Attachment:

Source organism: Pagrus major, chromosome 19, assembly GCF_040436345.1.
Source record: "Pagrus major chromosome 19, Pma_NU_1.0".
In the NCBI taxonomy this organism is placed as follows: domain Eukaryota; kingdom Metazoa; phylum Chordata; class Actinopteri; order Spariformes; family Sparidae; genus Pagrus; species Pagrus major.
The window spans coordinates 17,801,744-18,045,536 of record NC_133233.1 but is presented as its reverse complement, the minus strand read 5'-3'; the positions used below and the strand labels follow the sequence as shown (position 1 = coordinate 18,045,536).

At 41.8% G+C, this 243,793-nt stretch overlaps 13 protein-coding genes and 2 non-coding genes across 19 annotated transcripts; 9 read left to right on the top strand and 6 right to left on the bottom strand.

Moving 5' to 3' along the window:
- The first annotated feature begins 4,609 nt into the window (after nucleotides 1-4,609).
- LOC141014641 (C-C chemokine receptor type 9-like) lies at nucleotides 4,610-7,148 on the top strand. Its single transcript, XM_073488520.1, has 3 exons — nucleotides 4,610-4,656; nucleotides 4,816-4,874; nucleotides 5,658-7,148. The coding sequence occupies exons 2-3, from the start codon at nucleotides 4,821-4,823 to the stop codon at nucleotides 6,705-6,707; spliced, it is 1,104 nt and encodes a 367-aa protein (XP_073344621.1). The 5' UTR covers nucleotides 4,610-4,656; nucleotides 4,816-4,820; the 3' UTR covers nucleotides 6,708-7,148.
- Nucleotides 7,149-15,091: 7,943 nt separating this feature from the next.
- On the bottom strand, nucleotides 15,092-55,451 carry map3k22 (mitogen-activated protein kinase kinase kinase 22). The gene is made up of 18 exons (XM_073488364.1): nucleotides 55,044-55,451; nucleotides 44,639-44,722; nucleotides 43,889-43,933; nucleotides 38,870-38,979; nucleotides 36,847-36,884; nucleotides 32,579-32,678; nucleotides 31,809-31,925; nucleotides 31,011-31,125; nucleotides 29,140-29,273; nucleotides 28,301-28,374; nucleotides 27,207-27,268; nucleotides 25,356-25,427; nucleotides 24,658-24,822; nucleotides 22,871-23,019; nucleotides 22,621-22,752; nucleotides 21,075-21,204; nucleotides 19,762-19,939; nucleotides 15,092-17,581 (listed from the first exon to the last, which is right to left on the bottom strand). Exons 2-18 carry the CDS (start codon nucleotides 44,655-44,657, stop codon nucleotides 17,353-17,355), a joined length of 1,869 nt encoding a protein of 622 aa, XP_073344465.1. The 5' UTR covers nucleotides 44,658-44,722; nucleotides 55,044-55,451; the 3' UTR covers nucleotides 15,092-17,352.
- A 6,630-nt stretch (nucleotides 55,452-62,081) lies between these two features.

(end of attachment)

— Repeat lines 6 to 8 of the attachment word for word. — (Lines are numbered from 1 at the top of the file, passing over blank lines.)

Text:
Moving 5' to 3' along the window:
- The first annotated feature begins 4,609 nt into the window (after nucleotides 1-4,609).
- LOC141014641 (C-C chemokine receptor type 9-like) lies at nucleotides 4,610-7,148 on the top strand. Its single transcript, XM_073488520.1, has 3 exons — nucleotides 4,610-4,656; nucleotides 4,816-4,874; nucleotides 5,658-7,148. The coding sequence occupies exons 2-3, from the start codon at nucleotides 4,821-4,823 to the stop codon at nucleotides 6,705-6,707; spliced, it is 1,104 nt and encodes a 367-aa protein (XP_073344621.1). The 5' UTR covers nucleotides 4,610-4,656; nucleotides 4,816-4,820; the 3' UTR covers nucleotides 6,708-7,148.